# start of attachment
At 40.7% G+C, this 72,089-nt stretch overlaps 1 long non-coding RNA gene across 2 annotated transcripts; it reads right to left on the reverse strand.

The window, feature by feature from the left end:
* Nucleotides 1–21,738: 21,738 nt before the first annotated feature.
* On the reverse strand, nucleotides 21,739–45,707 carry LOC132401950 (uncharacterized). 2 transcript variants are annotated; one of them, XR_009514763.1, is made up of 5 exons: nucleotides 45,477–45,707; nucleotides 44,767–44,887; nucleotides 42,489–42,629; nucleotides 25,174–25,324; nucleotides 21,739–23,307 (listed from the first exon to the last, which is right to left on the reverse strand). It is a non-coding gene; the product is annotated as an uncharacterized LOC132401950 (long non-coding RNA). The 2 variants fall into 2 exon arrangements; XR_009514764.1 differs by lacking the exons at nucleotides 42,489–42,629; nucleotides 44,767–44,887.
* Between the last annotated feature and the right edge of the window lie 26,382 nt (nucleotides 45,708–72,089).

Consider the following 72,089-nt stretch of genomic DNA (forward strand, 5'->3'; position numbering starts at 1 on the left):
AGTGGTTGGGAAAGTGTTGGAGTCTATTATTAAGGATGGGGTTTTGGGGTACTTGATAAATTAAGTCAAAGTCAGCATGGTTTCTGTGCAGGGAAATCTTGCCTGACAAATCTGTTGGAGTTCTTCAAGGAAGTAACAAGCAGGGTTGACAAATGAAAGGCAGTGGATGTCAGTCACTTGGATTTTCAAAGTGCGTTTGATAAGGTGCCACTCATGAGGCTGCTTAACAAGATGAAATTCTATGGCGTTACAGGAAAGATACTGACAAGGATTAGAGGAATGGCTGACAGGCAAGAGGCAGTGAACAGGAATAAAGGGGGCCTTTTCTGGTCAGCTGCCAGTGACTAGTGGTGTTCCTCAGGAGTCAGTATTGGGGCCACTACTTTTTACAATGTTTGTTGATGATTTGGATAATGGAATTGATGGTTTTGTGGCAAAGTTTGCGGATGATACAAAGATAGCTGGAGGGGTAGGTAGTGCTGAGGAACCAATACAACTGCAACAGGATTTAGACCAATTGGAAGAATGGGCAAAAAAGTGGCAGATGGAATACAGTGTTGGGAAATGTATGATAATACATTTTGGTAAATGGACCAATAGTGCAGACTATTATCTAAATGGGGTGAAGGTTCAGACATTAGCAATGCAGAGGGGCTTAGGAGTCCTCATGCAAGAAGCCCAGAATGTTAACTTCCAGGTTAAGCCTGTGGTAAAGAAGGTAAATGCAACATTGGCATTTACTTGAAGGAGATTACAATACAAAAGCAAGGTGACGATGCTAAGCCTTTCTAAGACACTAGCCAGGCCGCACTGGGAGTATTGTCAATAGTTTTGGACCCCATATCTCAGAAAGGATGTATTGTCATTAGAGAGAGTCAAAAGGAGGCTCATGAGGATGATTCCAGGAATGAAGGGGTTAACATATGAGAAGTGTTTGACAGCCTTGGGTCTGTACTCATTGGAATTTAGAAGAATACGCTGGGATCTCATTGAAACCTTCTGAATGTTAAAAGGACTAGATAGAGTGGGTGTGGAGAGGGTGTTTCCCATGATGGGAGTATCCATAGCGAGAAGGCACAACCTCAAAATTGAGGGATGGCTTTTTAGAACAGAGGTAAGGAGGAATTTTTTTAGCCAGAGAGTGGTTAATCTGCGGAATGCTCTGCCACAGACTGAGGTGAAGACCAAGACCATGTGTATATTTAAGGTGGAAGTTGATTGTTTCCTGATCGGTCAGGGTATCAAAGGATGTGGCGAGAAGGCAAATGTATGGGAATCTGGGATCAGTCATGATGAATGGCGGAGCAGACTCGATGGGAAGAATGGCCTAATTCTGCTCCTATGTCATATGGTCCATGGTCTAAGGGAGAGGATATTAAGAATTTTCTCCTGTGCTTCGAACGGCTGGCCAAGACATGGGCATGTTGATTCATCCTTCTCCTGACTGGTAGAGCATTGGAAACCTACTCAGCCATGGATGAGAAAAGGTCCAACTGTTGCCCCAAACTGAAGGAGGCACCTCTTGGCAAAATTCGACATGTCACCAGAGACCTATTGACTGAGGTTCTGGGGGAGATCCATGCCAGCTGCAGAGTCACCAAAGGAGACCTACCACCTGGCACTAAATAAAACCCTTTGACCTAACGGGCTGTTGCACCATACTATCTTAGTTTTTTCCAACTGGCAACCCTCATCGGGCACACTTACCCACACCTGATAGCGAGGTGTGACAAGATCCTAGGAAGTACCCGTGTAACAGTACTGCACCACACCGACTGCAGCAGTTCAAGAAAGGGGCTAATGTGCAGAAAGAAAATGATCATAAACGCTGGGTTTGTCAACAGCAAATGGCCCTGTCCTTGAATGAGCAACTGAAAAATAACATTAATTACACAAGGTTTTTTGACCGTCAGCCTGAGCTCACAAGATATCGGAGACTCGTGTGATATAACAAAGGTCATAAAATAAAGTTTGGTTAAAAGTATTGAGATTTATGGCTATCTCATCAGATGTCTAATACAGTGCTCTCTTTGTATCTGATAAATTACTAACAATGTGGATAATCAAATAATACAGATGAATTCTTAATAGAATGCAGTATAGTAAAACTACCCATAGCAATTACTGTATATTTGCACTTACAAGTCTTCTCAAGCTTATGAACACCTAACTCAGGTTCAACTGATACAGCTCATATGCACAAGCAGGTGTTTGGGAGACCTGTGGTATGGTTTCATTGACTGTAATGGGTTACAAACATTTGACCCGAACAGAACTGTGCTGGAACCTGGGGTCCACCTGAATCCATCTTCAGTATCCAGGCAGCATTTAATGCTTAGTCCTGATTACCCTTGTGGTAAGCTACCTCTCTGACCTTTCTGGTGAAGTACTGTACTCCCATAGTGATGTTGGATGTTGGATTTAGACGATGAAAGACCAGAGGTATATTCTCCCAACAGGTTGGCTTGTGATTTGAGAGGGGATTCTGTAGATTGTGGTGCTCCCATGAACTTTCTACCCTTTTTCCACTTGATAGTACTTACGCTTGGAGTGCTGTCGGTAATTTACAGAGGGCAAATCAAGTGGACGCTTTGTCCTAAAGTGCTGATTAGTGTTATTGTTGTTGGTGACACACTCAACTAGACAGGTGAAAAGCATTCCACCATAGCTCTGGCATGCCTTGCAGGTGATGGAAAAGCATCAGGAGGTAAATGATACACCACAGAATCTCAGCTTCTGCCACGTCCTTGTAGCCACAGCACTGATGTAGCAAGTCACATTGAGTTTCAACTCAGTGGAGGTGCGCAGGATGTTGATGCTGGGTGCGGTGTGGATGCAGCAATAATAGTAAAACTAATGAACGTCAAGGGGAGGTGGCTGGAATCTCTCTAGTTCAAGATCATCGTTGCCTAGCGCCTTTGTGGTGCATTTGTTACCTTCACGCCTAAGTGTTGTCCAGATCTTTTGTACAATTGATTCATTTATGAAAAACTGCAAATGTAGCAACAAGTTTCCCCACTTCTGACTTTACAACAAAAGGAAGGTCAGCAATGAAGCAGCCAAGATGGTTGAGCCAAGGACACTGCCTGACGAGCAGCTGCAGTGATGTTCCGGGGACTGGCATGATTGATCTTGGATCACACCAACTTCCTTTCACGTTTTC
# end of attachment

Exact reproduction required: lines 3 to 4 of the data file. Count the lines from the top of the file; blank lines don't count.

* Nucleotides 1–21,738: 21,738 nt before the first annotated feature.
* On the reverse strand, nucleotides 21,739–45,707 carry LOC132401950 (uncharacterized). 2 transcript variants are annotated; one of them, XR_009514763.1, is made up of 5 exons: nucleotides 45,477–45,707; nucleotides 44,767–44,887; nucleotides 42,489–42,629; nucleotides 25,174–25,324; nucleotides 21,739–23,307 (listed from the first exon to the last, which is right to left on the reverse strand). It is a non-coding gene; the product is annotated as an uncharacterized LOC132401950 (long non-coding RNA). The 2 variants fall into 2 exon arrangements; XR_009514764.1 differs by lacking the exons at nucleotides 42,489–42,629; nucleotides 44,767–44,887.